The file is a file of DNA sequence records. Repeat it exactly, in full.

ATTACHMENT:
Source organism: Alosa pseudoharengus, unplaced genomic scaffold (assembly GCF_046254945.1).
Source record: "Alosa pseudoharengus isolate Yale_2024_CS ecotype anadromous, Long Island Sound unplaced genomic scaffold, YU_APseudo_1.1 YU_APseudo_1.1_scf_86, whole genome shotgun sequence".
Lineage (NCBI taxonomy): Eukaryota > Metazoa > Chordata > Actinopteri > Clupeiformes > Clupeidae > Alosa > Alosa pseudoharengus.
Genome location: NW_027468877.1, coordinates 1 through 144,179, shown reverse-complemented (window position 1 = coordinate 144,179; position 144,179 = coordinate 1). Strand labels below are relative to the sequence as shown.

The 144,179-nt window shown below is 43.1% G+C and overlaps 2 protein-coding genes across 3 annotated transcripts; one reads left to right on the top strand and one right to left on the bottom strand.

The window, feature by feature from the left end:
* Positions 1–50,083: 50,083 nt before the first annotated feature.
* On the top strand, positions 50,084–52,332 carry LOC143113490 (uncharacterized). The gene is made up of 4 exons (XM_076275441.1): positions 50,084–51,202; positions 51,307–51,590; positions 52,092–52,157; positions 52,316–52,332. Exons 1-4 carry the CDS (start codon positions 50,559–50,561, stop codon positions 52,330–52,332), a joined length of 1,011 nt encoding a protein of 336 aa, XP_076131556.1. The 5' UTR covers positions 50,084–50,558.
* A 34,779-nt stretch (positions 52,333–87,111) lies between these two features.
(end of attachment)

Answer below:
Source organism: Alosa pseudoharengus, unplaced genomic scaffold (assembly GCF_046254945.1).
Source record: "Alosa pseudoharengus isolate Yale_2024_CS ecotype anadromous, Long Island Sound unplaced genomic scaffold, YU_APseudo_1.1 YU_APseudo_1.1_scf_86, whole genome shotgun sequence".
Lineage (NCBI taxonomy): Eukaryota > Metazoa > Chordata > Actinopteri > Clupeiformes > Clupeidae > Alosa > Alosa pseudoharengus.
Genome location: NW_027468877.1, coordinates 1 through 144,179, shown reverse-complemented (window position 1 = coordinate 144,179; position 144,179 = coordinate 1). Strand labels below are relative to the sequence as shown.

The 144,179-nt window shown below is 43.1% G+C and overlaps 2 protein-coding genes across 3 annotated transcripts; one reads left to right on the top strand and one right to left on the bottom strand.

The window, feature by feature from the left end:
* Positions 1–50,083: 50,083 nt before the first annotated feature.
* On the top strand, positions 50,084–52,332 carry LOC143113490 (uncharacterized). The gene is made up of 4 exons (XM_076275441.1): positions 50,084–51,202; positions 51,307–51,590; positions 52,092–52,157; positions 52,316–52,332. Exons 1-4 carry the CDS (start codon positions 50,559–50,561, stop codon positions 52,330–52,332), a joined length of 1,011 nt encoding a protein of 336 aa, XP_076131556.1. The 5' UTR covers positions 50,084–50,558.
* A 34,779-nt stretch (positions 52,333–87,111) lies between these two features.